High production value is not necessarily needed. Geico did a cheeky Covid-beard campaign with TSM star Bjergsen that was filmed as a Zoom-style group video chat. On the pricier end of the spectrum, luxury brands like Gucci and Louis Vuitton have created capsule lines and limited-edition products specifically for gamers, according to the New York Times (paywall).
No matter the level of resourcing you have to invest in esports, listening to gamers and believing in the community needs to shine through any campaign.
You don’t need to have a huge budget to build an engaging esports campaign.
In my decades of experience advising businesses on esports, I’ve worked with budgets as low as thousands of dollars up to millions. It is possible to stretch your budget if you want to test the waters.
When my company, Repeat, which runs large esports tournaments, works with brands that are new to esports, we laser focus on specific game platforms, geographic regions and age groups to narrow the scope of a campaign to test engagement. We also A/B test different types of content to see what sticks. It’s these sorts of controlled experiments that can help you determine whether you’re going in the right direction and prevent you from blowing your budget.
Another strategy is to be the first or only company in your category on a game or platform. When mattress brand Casper was starting out, it saw an opportunity to be the first prominent sleep product in esports by partnering with popular team Fnatic. Coca-Cola, BMW and Red Bull also took early risks on esports and now have thriving communities and partnerships that were years in the making.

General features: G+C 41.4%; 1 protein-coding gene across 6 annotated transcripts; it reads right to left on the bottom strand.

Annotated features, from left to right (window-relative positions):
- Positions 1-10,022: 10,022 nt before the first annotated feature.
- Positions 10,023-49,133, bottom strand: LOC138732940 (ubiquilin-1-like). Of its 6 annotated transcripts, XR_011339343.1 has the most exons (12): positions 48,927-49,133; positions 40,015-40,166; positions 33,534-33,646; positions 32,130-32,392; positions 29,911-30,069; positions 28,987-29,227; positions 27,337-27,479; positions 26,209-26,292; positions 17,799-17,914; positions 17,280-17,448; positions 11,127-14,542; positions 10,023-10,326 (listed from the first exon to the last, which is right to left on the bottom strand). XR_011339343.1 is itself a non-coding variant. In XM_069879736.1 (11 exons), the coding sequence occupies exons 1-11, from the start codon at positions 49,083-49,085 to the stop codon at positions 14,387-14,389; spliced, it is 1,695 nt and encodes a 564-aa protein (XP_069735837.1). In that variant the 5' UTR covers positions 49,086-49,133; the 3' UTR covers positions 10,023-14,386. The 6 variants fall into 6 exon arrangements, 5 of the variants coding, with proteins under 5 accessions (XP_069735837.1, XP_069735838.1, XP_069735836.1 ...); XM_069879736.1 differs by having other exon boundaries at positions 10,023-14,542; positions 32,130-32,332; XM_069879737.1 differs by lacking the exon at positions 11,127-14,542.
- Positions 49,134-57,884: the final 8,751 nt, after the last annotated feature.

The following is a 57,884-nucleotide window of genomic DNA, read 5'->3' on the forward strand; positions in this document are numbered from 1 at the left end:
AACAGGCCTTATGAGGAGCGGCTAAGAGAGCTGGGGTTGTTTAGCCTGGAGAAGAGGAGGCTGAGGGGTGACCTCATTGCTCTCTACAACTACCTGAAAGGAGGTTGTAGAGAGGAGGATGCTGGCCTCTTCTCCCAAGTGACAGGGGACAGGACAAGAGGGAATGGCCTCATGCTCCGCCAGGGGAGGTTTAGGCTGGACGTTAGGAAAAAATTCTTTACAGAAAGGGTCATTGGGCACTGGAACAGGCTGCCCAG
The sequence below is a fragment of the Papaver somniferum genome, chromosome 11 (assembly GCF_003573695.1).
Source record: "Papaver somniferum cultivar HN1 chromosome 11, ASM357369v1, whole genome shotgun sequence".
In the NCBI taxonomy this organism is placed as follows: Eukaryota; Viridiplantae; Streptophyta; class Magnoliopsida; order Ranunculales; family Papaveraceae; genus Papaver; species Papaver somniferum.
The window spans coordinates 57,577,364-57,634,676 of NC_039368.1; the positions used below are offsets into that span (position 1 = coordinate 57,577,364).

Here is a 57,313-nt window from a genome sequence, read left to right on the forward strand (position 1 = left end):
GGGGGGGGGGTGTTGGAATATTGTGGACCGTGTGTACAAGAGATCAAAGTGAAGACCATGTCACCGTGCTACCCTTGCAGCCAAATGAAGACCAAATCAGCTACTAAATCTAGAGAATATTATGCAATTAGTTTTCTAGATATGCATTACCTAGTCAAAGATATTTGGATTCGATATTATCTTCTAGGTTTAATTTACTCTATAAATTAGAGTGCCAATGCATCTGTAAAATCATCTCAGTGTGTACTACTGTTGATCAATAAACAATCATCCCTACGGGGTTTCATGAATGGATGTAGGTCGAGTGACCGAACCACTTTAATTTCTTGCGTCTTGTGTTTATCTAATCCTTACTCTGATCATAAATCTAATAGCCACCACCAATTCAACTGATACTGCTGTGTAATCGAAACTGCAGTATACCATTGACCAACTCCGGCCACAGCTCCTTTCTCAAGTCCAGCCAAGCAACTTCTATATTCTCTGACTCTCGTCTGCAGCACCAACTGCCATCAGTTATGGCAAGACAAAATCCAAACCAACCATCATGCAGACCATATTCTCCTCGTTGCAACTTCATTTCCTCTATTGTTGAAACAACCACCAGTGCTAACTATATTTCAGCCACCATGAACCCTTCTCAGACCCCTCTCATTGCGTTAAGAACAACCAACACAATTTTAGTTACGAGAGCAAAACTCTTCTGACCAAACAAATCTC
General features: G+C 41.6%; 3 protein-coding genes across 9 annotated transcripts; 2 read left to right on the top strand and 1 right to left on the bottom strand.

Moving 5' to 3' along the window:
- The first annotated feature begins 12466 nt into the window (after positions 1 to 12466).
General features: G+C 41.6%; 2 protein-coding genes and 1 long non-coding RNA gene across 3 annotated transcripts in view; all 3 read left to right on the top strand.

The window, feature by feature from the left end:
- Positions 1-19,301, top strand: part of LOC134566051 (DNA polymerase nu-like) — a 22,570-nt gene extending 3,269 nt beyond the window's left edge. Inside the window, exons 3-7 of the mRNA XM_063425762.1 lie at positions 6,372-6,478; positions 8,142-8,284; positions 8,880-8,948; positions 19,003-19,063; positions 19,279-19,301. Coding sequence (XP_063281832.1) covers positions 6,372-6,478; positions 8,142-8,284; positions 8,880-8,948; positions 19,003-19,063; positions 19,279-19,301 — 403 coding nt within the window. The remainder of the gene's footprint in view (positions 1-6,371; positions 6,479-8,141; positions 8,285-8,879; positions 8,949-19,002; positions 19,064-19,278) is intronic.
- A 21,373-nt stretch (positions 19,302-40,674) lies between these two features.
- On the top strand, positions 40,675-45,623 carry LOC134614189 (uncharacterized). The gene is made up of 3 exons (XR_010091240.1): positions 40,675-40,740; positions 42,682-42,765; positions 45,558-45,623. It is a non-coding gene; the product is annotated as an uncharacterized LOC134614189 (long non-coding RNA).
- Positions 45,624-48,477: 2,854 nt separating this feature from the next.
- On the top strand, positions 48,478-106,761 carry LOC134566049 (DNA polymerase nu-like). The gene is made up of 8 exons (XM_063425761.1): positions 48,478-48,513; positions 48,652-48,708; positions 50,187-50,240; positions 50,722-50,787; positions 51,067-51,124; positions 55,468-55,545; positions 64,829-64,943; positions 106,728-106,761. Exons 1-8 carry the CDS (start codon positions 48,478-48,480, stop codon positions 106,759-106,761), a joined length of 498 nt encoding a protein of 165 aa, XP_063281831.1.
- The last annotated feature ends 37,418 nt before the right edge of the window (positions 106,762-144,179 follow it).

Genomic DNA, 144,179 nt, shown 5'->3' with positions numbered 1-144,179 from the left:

Gamers aren’t only interested in gaming-adjacent products or services.
Many brands have the misconception that gamers only care about games, but in reality, gamers are humans who need insurance, banking, cars, mortgages, food, furniture and everyday necessities. If you take the time to align with their interests, they’re more likely to spend digitally and associate your brand as one they trust and have had a lot of exposure to.
Geico’s heavy investment in gaming is proof positive of this. Or you could take car detailing products purveyor Turtle Wax, now one of the most prominent nonendemic brands in esports, which tapped into gamers with a passion for cars by executing targeted campaigns and grew its social channels by 25%.
Gamers are not one-size-fits-all, nor do they fit into common stereotypes or tropes. If I could pinpoint the heart of every mistake brands make when marketing to an esports audience, it’s an assumption that they can create the culture without needing to adapt to it. Put aside your preconceived notions of what a gamer looks like, and instead, keep an open mind as you home in on the esports communities and game properties that align with the values and spirit of your brand. It’s the only path to engage this dynamic audience of potential fans.